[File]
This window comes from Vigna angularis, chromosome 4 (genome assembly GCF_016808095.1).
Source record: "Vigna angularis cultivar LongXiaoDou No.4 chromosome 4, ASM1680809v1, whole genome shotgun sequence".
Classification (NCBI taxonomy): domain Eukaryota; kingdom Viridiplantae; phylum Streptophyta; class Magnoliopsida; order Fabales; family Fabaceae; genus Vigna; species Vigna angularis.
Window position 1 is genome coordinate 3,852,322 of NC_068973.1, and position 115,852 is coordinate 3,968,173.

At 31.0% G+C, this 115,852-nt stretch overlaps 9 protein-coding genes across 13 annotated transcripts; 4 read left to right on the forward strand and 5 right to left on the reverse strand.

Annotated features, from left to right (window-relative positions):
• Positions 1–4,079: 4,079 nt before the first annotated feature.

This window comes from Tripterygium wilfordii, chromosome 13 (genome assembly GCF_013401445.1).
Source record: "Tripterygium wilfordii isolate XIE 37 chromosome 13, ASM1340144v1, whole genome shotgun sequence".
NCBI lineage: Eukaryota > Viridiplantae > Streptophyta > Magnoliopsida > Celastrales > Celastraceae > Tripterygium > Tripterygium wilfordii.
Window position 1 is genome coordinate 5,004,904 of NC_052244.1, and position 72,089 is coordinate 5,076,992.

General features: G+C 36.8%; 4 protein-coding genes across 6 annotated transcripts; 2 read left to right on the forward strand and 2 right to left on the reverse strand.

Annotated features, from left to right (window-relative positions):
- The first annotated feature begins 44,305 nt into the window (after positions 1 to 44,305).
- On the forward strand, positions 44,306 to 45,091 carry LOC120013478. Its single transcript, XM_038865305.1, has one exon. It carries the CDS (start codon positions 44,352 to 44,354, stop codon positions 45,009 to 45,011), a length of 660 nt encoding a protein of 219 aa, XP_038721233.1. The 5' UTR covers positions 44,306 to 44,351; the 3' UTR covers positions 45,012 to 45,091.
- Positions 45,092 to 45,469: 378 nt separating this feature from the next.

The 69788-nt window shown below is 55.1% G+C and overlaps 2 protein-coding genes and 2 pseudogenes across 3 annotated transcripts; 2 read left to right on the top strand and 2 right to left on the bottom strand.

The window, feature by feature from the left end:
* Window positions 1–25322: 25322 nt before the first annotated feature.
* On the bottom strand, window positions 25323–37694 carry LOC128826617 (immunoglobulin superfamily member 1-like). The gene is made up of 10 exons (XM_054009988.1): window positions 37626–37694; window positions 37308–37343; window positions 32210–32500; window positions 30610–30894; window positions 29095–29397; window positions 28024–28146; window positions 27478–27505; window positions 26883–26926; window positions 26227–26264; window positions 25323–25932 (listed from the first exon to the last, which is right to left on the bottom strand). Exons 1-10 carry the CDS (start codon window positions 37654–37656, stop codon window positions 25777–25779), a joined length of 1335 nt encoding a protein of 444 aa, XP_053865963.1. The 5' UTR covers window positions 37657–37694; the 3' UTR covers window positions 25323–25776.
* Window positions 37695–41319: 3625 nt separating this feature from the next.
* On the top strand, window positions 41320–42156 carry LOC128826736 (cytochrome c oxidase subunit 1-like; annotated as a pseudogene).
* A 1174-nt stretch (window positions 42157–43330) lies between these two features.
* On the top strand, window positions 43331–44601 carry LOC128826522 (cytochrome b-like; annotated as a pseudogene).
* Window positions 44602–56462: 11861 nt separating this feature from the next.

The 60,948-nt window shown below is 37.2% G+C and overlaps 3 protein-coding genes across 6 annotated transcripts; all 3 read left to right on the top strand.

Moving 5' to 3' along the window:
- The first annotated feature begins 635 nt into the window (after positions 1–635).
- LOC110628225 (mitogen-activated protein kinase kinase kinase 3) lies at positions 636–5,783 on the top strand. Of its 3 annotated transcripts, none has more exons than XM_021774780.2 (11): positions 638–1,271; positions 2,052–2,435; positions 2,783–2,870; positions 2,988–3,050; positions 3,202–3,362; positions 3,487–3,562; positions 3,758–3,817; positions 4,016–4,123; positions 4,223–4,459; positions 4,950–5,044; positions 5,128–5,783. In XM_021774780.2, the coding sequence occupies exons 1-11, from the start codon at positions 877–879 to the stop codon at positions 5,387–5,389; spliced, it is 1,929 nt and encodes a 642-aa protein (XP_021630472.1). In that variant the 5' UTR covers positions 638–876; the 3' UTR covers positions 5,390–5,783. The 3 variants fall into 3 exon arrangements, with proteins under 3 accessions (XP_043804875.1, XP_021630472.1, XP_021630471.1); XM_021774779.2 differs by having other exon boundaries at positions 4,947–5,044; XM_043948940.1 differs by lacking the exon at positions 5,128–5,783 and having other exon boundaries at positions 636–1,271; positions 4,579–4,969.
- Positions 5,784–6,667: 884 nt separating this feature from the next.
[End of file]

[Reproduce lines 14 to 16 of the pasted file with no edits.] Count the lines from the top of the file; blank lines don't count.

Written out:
- The first annotated feature begins 44,305 nt into the window (after positions 1 to 44,305).
- On the forward strand, positions 44,306 to 45,091 carry LOC120013478. Its single transcript, XM_038865305.1, has one exon. It carries the CDS (start codon positions 44,352 to 44,354, stop codon positions 45,009 to 45,011), a length of 660 nt encoding a protein of 219 aa, XP_038721233.1. The 5' UTR covers positions 44,306 to 44,351; the 3' UTR covers positions 45,012 to 45,091.
- Positions 45,092 to 45,469: 378 nt separating this feature from the next.